Flip PDF Professional
Flip PDF Professional


Flip PDF Professional free download for Mac

Flip PDF Professional2.1.4

26 March 2014

Create Flash-based eBooks.


Flip PDF Professional is a useful utility to create Flash-based eBooks with a real, life-like page-flipping effect. With it, you are able to edit imported PDF pages by embedding video, adding Web/page links, inserting background music, JavaScript actions, and so on. Once you've created your page-flipping masterpiece, you can publish it to the Web, send it via email, and even distribute it on CD/DVD ROM, all without paying royalties!


  • Import. Import from Adobe PDF files and keep the exact style, bookmarks, and hyperlinks.
  • Templates. There are dozens of pre-designed template, hundreds of themes, and sense for you to save a lot of time.
  • Customization. Branding your eBook with your logo, background, color, and music. Tune your eBook with size, shadow, hard cover, toolbar buttons, and more.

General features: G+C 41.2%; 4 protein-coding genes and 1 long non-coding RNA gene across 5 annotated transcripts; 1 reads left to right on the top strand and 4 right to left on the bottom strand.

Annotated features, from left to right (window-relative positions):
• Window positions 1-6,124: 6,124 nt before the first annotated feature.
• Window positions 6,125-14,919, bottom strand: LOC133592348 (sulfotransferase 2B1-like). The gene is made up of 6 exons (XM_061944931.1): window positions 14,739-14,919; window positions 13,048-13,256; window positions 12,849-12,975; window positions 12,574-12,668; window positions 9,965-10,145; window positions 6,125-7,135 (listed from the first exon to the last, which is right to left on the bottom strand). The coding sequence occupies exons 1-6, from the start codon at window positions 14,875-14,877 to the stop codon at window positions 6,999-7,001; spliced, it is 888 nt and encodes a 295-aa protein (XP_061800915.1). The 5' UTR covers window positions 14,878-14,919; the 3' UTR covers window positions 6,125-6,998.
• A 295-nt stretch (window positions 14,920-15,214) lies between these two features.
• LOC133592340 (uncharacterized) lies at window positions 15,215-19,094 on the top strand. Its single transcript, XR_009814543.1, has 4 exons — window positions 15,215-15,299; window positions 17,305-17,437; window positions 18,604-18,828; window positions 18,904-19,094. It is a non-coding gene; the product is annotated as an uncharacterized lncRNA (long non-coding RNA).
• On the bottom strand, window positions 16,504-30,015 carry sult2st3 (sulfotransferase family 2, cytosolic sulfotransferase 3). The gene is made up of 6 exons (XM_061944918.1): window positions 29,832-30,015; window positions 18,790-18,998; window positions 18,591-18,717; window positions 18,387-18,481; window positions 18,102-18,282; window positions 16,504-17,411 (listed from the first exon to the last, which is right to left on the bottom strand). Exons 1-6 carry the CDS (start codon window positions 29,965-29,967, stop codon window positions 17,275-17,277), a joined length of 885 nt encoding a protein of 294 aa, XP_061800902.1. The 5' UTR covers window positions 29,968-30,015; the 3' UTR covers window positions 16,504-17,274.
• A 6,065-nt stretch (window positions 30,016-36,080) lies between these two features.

• Edit. Add movie, audio, button, text, image, Flash, and more to pages.
  • Output. Publish to online, email, CD-ROM, EXE, and Mac App.
  • Mobile compatible. The output eBooks can be viewed on PC and mobile device, such as iPad, iPhone, Android device, etc.
  • Social networks integration. Let your reader share your digital books with Facebook, Twitter, Google+, etc.
  • Google Analytics Integration.
  • Multiple language supported. You can define the language of the template UI.
  • Command line. Use command-line mode to automate the creation of the Flash eBooks without the need for interaction.

What's new in Flip PDF Professional

Version 2.1.4: Release notes were unavailable when this listing was updated.

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How would you rate Flip PDF Professional app?

3 Reviews of Flip PDF Professional

30 November 2013
Version: 2.0.9

Most helpful

'Flash-based eBooks'? Seriously? Aren't we well past having to bother with Adobe Flash, which is one of the most insecure and CPU hogging technologies on the Internet? Try an HTML5 development app.
22 May 2014
Version: 2.1.4